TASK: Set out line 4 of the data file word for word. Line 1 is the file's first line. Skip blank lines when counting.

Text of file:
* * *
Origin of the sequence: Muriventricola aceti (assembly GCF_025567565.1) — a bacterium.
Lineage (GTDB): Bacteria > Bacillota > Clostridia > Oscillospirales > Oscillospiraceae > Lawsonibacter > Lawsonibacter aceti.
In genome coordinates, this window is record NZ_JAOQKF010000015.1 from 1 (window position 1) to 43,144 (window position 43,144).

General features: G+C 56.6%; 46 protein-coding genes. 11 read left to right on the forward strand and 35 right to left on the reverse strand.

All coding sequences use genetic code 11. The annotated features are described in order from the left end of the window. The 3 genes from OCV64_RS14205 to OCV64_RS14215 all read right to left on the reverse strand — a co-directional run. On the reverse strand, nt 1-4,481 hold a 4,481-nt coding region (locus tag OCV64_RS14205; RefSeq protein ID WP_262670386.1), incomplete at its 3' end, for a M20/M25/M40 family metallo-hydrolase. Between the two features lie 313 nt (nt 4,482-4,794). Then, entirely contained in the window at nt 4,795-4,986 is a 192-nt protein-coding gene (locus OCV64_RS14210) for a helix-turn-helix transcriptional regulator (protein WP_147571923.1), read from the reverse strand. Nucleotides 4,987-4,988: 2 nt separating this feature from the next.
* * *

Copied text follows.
General features: G+C 56.6%; 46 protein-coding genes. 11 read left to right on the forward strand and 35 right to left on the reverse strand.